Also, the AP article makes a botch of its attempt to connect heroin potency with a "spike in heroin overdose deaths across the nation." To begin with, 25 years of AP reporting indicates that high-potency heroin has been widely available for some time, so it's silly to start blaming it for a recent increase of deaths. And second, the AP gives no sense that its methodology, in which it counts 3,000 heroin deaths in 36 states in 2008, is the same as that used by the Centers for Disease Control and Prevention to count 2,000 deaths a year at the beginning of the decade. The comparison could be apples to oranges—or apples to salamanders. We just don't know.
Another problem with the AP piece is that it never defines death by heroin overdose. Is that a death in which only heroin is consumed? Or does it include deaths in which other drugs are taken in combination with heroin?
The question isn't pedantic. As it turns out, death by heroin alone is relatively uncommon, according to a 2008 study by the Florida Department of Law Enforcement and the Florida Medical Examiners Commission. The study (PDF) analyzed the cases of all 8,620 people 1) who died in the state during 2007; 2) whose death led to a medical examiner's report; and 3) who had one or more major drug (including alcohol) onboard when they died.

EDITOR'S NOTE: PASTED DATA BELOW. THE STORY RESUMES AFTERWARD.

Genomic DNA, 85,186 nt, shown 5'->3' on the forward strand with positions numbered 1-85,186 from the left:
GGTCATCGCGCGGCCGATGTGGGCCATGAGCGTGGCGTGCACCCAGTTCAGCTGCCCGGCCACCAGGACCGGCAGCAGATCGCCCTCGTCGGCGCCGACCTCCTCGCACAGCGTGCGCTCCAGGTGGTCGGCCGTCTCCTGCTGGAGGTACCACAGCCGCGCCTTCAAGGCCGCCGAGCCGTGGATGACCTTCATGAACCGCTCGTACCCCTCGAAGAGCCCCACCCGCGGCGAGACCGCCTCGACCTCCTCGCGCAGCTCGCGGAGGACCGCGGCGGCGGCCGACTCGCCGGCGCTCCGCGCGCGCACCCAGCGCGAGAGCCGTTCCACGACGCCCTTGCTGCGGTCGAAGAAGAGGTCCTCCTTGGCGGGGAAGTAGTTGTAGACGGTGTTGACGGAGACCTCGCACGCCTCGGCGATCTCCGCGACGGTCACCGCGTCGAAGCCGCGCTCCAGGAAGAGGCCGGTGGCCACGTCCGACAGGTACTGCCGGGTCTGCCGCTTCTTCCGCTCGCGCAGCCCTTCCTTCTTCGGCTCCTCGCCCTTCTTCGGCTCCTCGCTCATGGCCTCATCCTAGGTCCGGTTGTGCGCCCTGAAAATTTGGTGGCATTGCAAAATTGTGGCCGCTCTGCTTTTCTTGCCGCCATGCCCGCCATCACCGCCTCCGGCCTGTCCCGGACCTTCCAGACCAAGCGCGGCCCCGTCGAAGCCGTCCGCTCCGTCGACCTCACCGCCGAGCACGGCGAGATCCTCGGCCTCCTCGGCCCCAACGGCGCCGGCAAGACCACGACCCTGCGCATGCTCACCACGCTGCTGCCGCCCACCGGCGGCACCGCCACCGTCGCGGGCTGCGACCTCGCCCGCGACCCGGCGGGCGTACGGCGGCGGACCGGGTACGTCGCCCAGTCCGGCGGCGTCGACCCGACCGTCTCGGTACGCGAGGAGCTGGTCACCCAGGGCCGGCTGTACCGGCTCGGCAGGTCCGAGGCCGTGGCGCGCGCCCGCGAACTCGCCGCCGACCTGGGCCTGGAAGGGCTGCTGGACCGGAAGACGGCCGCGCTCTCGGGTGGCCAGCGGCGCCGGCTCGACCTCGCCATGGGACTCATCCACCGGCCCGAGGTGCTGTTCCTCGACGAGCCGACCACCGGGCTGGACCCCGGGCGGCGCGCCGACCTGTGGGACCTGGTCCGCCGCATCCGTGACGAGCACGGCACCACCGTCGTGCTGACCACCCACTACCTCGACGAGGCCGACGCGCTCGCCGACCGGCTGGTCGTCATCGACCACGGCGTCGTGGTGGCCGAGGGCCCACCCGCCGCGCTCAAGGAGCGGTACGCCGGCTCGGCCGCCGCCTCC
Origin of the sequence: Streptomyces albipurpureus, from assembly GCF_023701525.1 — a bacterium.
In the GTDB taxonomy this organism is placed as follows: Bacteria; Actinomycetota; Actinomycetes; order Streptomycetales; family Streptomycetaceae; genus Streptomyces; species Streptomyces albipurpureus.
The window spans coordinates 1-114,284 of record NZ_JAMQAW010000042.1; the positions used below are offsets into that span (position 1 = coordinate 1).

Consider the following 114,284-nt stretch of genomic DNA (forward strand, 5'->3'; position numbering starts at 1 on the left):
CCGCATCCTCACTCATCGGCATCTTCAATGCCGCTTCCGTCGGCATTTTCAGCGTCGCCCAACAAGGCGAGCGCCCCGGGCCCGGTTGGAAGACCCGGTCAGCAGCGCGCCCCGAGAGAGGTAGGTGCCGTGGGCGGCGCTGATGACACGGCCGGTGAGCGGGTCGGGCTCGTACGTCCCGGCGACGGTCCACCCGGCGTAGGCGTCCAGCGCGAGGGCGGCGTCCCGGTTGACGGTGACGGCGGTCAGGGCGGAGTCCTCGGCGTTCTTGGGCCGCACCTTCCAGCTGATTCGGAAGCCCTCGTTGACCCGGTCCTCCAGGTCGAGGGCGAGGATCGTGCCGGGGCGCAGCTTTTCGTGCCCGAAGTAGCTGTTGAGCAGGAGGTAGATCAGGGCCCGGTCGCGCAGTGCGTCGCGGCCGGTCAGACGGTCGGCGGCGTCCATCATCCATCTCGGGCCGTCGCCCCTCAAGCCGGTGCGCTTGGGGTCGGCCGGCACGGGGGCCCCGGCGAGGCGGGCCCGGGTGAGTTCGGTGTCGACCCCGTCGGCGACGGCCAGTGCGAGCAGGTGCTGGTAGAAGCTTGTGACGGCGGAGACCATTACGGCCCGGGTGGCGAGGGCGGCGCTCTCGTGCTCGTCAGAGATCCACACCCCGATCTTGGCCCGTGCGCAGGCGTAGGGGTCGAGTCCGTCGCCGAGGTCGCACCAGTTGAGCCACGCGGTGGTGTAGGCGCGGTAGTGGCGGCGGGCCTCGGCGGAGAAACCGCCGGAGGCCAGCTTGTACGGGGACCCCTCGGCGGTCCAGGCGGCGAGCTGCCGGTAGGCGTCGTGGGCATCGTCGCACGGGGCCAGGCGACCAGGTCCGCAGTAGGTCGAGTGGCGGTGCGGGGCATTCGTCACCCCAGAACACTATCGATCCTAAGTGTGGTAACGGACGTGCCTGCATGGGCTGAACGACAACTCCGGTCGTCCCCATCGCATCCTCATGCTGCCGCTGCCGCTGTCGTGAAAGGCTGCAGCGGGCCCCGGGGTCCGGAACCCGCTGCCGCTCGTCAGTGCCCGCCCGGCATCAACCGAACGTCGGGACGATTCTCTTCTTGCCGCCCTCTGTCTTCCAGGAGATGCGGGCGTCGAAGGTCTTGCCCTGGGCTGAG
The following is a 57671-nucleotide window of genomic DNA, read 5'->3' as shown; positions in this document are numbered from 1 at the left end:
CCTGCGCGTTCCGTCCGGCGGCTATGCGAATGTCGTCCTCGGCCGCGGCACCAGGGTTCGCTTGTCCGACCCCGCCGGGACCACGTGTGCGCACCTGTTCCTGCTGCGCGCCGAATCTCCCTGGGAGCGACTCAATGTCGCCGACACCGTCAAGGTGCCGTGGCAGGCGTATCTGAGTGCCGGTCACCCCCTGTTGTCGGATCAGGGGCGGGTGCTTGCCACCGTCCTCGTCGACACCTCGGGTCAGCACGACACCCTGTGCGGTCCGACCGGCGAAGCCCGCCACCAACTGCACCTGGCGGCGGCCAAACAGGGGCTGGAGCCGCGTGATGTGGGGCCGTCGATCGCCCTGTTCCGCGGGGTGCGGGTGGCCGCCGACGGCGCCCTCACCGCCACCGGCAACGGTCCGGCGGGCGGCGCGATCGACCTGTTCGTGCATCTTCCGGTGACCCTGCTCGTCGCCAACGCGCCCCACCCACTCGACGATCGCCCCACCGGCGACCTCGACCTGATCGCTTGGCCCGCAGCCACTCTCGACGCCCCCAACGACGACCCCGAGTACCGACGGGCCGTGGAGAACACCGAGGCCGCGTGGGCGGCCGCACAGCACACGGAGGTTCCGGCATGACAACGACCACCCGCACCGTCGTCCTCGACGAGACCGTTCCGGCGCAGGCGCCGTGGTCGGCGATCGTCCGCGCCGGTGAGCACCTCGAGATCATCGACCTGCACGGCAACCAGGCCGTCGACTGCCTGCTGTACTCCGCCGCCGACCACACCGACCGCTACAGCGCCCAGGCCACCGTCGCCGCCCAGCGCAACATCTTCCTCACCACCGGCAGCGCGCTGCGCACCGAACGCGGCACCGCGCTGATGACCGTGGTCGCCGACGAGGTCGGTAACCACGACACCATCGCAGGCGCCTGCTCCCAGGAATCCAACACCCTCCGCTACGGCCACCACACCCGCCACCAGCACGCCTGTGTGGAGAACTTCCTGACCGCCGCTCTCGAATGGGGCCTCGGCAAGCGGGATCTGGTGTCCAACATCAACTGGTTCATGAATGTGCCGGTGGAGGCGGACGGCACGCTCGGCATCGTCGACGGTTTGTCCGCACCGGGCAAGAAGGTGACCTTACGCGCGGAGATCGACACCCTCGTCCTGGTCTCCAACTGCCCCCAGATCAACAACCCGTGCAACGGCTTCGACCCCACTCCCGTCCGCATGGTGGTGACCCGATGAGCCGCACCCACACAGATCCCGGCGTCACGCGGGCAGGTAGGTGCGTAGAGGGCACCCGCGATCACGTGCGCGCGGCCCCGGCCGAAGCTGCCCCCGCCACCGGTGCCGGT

In only 17 of the 110 heroin-related deaths was heroin the only drug onboard. In most cases of heroin-related death, decedents take other drugs that depress the central nervous system—other opiates, alcohol, sedatives, etc. The dangers of "polydrug use," as some call it, have been well understood for some time. A survey of the medical literature published in Addiction in 1996 titled "Fatal Heroin 'Overdose': A Review" warns against attributing all deaths in which evidence of heroin is present as "heroin overdoses." The authors write:
In a substantial proportion of cases, blood morphine levels alone [the body converts heroin into morphine] cannot account for the fatal outcome of a heroin "overdose." It appears that a great many "overdoses" are in fact fatalities due to multiple drug use. ... For a substantial number of heroin-related fatalities, then, heroin "overdose" may be a misnomer.
Moral of the story: Don't take heroin, but if you must, never mix it with other drugs.
A final point. The AP story makes a big deal about how falling heroin prices make the drug irresistible. "To hook new users, dealers are selling heroin cheap—often around $10 a bag," the story reports. But there's nothing new about that price. As an AP story cited above reports, bags of "60 percent to 85 percent pure heroin" were selling for $10 in 2000.
Thanks to Riverfront TimesEditor Tom Finkel and his staff for the ultra-potent tip. Send your ultra-potent tips to firstname.lastname@example.org and OD on my Twitter feed. (E-mail may be quoted by name in "The Fray," Slate's readers' forum; in a future article; or elsewhere unless the writer stipulates otherwise. Permanent disclosure: Slate is owned by the Washington Post Co.)
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Previously, Jack Shafer dinged NBC's Today Show, the New York Times, the Washington Post, USA Today, and Newsweekfor their stupid drug coverage. The Washington Postand USA Todayare repeat offenders. He has also scolded the press corps for its stupid coverage of mothball abuse and Salvia divinorum. Why does drug reporting suck, he asked in 2005.